About Us



Our Vision

The Dementia Action Alliance (DAA) envisions a society where dementia symptoms are better understood and accommodated as a disability, and individuals and families living with dementia are fully included and supported.

Our Mission

The DAA is a diverse coalition of passionate people creating a better society now for individuals to LIVE with dementia.

Our Goals
  • WORK directly with individuals who have dementia to learn from and amplify their first person perspectives about dementia.
  • EDUCATE the public about living with dementia to raise awareness and increase understanding. Lack of information fosters misperceptions and stigmatizing behaviors toward individuals with dementia.
  • COLLABORATE with the diverse dementia community for collective impact to advocate for public policies, practices and research that optimizes the well-being of people living with dementia.
  • CREATE, curate and post free person-centered dementia support resource materials online.
  • SUSTAIN the operation of the Dementia Action Alliance.

Person-Centered Dementia Support Definition

Person-centered support for people living with dementia is based on the fundamental belief that every person has a unique background, skills, interests and the right to determine how to live his or her own life.  Person-centered dementia support is focused on nurturing the person’s emotional, social, physical, and spiritual well-being.

This is achieved through reciprocal, respectful relationships by:

  • Valuing personal autonomy, choice, comfort and dignity;
  • Enabling opportunities for continuation of normalcy and growth of self;
  • Focusing on strengths and abilities; and
  • Enhancing individual purpose, meaning, enjoyment and belonging.

“How you relate to us has a big impact on the course of the disease. You can restore our personhood and
give us a sense of being needed and valued…Give us reassurances, hugs, support, a meaning in life.
Value us for what we can still do and be and make sure we retain our social networks.”

~ Christine Bryden, “Dancing with Dementia: My Story of Living Positively with Dementia”

Person-Centered Dementia Values and Principles**

Because people who have dementia are the experts about the lived experience of the condition, the following Values & Principles are written from their perspective in first person narrative.  This orientation helps focus people who do not have dementia on what is important.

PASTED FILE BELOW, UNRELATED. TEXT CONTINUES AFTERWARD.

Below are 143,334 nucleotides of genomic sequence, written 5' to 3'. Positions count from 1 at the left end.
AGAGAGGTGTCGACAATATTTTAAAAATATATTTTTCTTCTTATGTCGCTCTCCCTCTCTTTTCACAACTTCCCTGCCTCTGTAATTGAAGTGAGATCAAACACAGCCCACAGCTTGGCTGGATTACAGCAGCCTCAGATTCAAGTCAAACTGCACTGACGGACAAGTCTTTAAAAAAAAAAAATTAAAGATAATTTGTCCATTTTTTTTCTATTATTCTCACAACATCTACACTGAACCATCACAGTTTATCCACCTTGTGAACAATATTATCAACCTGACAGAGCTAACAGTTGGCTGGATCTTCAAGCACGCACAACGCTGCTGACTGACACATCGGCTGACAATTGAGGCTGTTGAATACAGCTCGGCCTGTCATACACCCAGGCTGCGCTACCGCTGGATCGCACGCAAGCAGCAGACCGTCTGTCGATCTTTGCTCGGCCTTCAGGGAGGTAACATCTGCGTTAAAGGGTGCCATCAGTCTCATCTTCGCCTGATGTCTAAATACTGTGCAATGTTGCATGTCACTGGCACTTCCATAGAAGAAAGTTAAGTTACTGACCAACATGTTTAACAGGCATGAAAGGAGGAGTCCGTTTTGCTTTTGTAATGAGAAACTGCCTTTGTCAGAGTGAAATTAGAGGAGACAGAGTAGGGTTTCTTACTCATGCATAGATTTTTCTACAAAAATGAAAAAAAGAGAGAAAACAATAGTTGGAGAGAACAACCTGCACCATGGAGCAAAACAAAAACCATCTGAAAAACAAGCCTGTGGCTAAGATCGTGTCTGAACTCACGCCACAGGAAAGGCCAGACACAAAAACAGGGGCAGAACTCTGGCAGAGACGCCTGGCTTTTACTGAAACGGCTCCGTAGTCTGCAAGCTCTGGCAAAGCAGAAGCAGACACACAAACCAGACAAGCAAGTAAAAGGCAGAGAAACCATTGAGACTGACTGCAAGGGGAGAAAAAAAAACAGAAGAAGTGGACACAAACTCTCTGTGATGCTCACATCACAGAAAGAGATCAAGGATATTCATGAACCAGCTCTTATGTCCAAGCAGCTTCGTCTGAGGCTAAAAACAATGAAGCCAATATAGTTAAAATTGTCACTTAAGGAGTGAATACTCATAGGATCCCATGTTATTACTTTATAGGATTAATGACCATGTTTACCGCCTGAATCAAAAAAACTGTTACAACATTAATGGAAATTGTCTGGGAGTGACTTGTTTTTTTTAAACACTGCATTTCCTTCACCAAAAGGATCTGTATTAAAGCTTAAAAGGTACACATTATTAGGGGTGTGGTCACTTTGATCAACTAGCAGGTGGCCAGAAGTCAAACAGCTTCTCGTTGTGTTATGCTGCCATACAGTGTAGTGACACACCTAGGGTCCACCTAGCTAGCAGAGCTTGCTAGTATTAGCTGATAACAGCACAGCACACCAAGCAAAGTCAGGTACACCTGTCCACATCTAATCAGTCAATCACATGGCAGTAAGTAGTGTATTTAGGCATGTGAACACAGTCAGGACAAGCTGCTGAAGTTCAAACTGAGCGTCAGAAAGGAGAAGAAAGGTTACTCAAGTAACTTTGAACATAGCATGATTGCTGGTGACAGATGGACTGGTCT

• I am a person living with dementia. Spend time with me to get to know me and relate to me as a person with a unique background, life history, interests and capabilities.
  • Understand that although aspects of my personhood may become increasingly hidden, I am still here.
  • Understand that the reciprocal nature of relationships is important to me, and that autonomy, choices, dignity, privacy, self-determination are fundamental to my well-being.
  • Support my holistic emotional, social, physical, cultural, sexual and spiritual dimensions.
  • Promote my personal growth and development. Recognize my personal goals and interests may change over time and may not be the same as yours.
  • Promote ways for me to continue to experience purpose, meaning, relationships and enjoyment in my daily life.
  • My choices may have risks and I recognize risk as a normal part of life.
  • Partner with me, utilize my strengths and provide the right amount of support and opportunities I need to achieve my goals.
  • Some dementia symptoms may interfere with my communication both physical and verbal. I communicate the best I can; assume positive intent. Attempt to understand my needs and my reality. Please be compassionate.
  • When supporting me, prioritize my needs. Schedules and tasks should accommodate my needs and pace.
  • Help me stay connected to what is important to me.

**All principles are equally important.

The DAA “Person-Centered Dementia Values and Principles” were inspired by the Pioneer Network’s set of Values and Principles and customized specifically for the Dementia Action Alliance by people living with dementia.

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